Posted on September 21, 2017
As noted last week, there are solid reasons why there aren’t very many actual doors left in Oradour-sur-Glane, but the gates have stood the test of time rather more succesfully. Here’s a selection.
Thursday Doors 21 September 2017
Posted on September 14, 2017
Oradour-sur-Glane is a place not very far from here that I’ve visited many times, and I’ve featured images from it in several other posts on this blog.
You can find out more about it here, but suffice it to say that it’s a permanent – and very powerful – memorial to a war crime perpetrated in June 1944.
Given this background, it’s not surprising to hear that there are very few doors left to show, but there are enough to provide hopefully an interesting and enlightening contribution to Thursday Doors.
This was the butcher’s shop:
And this the boulangerie (bakers). The sign on the left says “Here were found two charred corpses”
The village had been there for a long time, as you can see from this ironwork above a doorway on the main street:
This door is in the church:
This barn lies behind the church. Given its reasonable condition, I suspect it is used as a depot for site maintenance:
Finally. this is the heavy bronze door that leads to a crypt in the cemetery which houses a museum dedicated to the victims:
Thursday Doors 14 September 2017
Posted on September 7, 2017
This week, a brief respite from the usual diet of characterful old French rural doors, with a selection from the mix of historic and modern architecture in the attractive market town of Beverley, in East Yorkshire.
This is probably the oldest door still standing, from the early 16th century. It was the gateway to a Dominican friary that once stood in the centre of the town:
The most characteristic architecture is Georgian, however, and there are quite a few interesting examples still to be seen:
This little cottage lies on a narrow street right in the town centre:
And finally a triple-whammy – three architectural styles in a row:
Thursday Doors 7 September 2017
Posted on August 31, 2017
A final set of doors from Abbaye de La Réau this week.
As we started last week’s instalment with an image taken from inside looking out, here’s another of the same, this time from the smithy/workshop:
This one is in the Visitor Centre:
In the grounds of the Abbey are the ruins of a round defensive tower, a refuge for the monks if some of their theological debates got a little heated:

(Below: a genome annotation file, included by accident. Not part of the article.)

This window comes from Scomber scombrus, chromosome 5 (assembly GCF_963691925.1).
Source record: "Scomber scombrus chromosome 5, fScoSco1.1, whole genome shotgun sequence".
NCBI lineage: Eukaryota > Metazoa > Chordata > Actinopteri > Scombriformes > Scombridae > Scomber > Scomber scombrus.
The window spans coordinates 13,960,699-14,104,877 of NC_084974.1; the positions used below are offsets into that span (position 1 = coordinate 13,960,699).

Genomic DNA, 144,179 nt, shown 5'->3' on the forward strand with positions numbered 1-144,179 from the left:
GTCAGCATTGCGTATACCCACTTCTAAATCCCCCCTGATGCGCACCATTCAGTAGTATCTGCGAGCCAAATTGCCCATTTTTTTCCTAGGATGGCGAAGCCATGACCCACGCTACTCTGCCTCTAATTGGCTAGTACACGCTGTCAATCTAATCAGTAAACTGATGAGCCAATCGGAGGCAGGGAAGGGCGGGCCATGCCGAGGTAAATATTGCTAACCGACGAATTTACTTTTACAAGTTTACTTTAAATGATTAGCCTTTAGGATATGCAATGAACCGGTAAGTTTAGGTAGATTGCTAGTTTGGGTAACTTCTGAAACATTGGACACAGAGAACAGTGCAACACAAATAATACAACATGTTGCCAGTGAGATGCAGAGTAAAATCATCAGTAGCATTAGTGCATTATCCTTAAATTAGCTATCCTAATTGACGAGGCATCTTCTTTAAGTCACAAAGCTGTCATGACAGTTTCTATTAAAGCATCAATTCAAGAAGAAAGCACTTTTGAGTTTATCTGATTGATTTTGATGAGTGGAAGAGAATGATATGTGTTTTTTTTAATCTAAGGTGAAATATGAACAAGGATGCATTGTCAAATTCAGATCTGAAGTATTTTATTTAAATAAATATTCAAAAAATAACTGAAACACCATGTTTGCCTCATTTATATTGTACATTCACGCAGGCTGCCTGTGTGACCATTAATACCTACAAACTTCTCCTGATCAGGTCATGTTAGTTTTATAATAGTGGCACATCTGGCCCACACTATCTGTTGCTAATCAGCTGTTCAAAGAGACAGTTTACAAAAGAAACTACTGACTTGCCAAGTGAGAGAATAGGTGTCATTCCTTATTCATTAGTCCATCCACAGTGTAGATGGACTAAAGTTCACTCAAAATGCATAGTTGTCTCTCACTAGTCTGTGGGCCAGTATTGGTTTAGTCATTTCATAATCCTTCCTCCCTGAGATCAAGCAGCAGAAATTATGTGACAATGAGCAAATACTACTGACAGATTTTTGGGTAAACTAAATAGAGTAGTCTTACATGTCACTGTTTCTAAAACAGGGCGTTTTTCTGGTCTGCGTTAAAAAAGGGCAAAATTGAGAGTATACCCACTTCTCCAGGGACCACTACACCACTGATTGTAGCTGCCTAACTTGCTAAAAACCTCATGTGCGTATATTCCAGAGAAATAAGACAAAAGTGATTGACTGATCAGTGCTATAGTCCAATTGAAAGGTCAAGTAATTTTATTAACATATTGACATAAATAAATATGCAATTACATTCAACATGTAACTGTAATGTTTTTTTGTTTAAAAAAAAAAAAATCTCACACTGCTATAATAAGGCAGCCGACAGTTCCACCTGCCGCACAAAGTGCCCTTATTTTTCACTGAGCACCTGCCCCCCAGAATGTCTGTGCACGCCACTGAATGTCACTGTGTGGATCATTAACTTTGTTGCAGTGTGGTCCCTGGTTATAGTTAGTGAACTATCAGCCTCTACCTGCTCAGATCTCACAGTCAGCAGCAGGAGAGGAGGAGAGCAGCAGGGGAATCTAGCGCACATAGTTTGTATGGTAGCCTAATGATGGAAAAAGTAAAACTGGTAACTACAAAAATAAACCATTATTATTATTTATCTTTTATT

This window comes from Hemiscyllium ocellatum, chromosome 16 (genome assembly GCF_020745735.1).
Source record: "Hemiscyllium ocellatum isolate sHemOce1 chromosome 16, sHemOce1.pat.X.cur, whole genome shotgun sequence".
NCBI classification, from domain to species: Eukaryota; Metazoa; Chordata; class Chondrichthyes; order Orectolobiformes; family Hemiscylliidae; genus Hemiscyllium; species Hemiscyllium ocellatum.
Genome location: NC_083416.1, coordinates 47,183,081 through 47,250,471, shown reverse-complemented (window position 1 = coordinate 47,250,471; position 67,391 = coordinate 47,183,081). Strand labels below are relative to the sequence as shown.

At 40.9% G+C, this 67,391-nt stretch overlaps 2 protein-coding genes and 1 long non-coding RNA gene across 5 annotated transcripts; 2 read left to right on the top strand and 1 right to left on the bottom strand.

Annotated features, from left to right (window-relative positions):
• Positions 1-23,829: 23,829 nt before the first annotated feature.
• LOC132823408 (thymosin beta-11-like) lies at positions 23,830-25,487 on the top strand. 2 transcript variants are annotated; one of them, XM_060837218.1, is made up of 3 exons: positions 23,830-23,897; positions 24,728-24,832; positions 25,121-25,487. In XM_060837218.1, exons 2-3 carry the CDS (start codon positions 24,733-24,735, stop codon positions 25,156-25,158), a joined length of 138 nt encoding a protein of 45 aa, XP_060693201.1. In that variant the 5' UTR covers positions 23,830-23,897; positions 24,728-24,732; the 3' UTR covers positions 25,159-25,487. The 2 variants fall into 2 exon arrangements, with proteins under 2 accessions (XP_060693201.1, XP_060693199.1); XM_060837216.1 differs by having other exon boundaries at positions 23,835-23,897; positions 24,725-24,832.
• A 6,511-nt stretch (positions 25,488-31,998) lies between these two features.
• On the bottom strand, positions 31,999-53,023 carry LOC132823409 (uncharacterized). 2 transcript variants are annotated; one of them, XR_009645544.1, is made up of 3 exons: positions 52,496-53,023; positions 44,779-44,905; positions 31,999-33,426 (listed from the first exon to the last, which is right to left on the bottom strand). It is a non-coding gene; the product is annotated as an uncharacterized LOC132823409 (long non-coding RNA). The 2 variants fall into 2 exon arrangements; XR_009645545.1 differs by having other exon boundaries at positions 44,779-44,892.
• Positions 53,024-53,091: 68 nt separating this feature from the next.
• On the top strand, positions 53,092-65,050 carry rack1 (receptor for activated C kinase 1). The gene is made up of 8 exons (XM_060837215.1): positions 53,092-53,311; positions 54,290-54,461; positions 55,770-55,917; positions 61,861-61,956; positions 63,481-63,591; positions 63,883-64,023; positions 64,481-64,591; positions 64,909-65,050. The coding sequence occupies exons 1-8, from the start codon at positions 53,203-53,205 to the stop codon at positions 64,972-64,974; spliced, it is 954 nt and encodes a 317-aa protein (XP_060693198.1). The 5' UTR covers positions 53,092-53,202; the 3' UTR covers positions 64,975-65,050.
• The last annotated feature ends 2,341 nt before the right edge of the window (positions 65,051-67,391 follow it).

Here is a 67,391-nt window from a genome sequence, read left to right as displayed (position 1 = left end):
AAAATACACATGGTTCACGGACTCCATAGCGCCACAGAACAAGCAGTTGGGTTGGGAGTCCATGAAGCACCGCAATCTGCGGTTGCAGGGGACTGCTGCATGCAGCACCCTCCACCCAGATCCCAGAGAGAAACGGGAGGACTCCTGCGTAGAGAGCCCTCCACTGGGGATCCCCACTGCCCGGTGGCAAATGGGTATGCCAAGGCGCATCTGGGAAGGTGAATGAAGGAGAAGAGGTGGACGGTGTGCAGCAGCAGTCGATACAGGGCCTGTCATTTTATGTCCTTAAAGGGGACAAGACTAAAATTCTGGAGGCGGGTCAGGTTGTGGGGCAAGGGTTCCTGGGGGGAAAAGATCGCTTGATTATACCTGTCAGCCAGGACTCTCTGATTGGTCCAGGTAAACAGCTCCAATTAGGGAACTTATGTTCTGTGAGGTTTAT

And a couple more interesting doors from other buildings within the complex:
Thursday Doors 31 August 2017
Posted on August 25, 2017
This week we’re continuing our exploration of Abbaye de La Réau with some internal doors. I doubt whether any of these are absolutely original, but most of them are pretty old-looking, it has to be said.
However, to bridge the exterior/interior divide, here’s an image looking out from inside the monks’ living quarters:
A few examples of the doors leading off from this entrance space:
Rather prosaically, this is the door to the (communal) privy. Three seats (holes in a plank, to be more precise), no waiting:
And finally for this week, a door situated in the inner courtyard of the complex. Comes complete with bonus door within a door:
Thursday Doors 24 August 2017
Posted on August 17, 2017
The Abbaye de La Réau is an outstanding set of monastic buildings, some dating back to the 12th century, in the Vienne département of central France. In addition to the massive religious buildings, the site also includes the secular edifices that were a practical necessity to support the community of monks that lived here. The whole site is being sympathetically restored both internally and externally and a recent visit revealed many interesting doors – again, both internal and external – to be shared here over the next few weeks.
To begin with, though, some external views, starting with the great doorway of the Abbey itself:
The roof of the Abbey has completely gone, but the walls still look as solid as ever, even if some former doors have been closed up:
This is a view of the adjacent, and much more recent, residential block:
Although it seems clear from this image that some of the living accommodation was reclaimed from earlier uses:
This is in the grounds, next to what is now the Visitor Centre:
And finlly, for this time around, this building lies just outside the walls that enclose the complex:
Thursday Doors 17 August 2017
Posted on August 10, 2017
For the second and final instalment of doors from the great city of Liverpool this week, we’re down in the city centre, which still shows plenty of evidence of the port’s historic prosperity.
To begin with, there’s the grand Walker Art Gallery (although it’s rather overshadowed by it’s immediate neighbour, the great rotunda of the Picton Library – where I worked once upon a time).
However, it was commerce that provided the resources for the architectural statements of the city, as in the case of these Victorian office buildings:
Behind the Town Hall, on an open space called Exchange Flags, there’s this imposing building:
I can remember when the Bank of England had a branch in Castle Street, although the building has stood empty for years:
Finally, here are the splendid bronze doors of what was originally the Adelphi Bank on Castle Street – just opposite the Bank of England in fact.. For a time this was a branch of the Co-operative Bank and I worked in it for a few months in early 1974. It’s now a coffee shop, which means that it’s open from early ’til late, so I couldn’t get a shot of the doors closed. However, for an excellent piece about the Adelphi Bank and its exceptional doors you should visit this excellent blog, Alan’s History & Genealogy Spot.
Thursday Doors 10 August 2017